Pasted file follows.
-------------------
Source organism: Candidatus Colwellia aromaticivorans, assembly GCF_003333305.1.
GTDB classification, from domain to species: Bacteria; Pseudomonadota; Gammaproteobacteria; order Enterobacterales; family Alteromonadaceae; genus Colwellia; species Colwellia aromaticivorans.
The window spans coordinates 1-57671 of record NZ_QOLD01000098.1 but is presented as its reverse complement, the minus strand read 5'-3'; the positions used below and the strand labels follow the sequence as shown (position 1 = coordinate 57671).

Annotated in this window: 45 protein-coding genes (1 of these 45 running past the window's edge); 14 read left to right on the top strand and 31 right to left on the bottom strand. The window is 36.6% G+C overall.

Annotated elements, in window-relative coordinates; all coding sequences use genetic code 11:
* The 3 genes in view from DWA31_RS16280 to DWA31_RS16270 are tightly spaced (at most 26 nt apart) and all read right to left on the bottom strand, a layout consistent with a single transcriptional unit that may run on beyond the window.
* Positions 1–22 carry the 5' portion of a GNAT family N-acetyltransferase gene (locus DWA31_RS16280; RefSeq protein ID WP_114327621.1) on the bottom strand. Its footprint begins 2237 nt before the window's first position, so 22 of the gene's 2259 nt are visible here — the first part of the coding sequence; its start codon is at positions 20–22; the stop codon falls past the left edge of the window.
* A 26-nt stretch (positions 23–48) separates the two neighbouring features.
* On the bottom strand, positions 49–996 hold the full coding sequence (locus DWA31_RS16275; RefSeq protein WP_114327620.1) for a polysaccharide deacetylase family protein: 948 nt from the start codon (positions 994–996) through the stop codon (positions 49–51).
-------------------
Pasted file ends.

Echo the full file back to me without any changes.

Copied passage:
Source organism: Candidatus Colwellia aromaticivorans, assembly GCF_003333305.1.
GTDB classification, from domain to species: Bacteria; Pseudomonadota; Gammaproteobacteria; order Enterobacterales; family Alteromonadaceae; genus Colwellia; species Colwellia aromaticivorans.
The window spans coordinates 1-57671 of record NZ_QOLD01000098.1 but is presented as its reverse complement, the minus strand read 5'-3'; the positions used below and the strand labels follow the sequence as shown (position 1 = coordinate 57671).

Annotated in this window: 45 protein-coding genes (1 of these 45 running past the window's edge); 14 read left to right on the top strand and 31 right to left on the bottom strand. The window is 36.6% G+C overall.

Annotated elements, in window-relative coordinates; all coding sequences use genetic code 11:
* The 3 genes in view from DWA31_RS16280 to DWA31_RS16270 are tightly spaced (at most 26 nt apart) and all read right to left on the bottom strand, a layout consistent with a single transcriptional unit that may run on beyond the window.
* Positions 1–22 carry the 5' portion of a GNAT family N-acetyltransferase gene (locus DWA31_RS16280; RefSeq protein ID WP_114327621.1) on the bottom strand. Its footprint begins 2237 nt before the window's first position, so 22 of the gene's 2259 nt are visible here — the first part of the coding sequence; its start codon is at positions 20–22; the stop codon falls past the left edge of the window.
* A 26-nt stretch (positions 23–48) separates the two neighbouring features.
* On the bottom strand, positions 49–996 hold the full coding sequence (locus DWA31_RS16275; RefSeq protein WP_114327620.1) for a polysaccharide deacetylase family protein: 948 nt from the start codon (positions 994–996) through the stop codon (positions 49–51).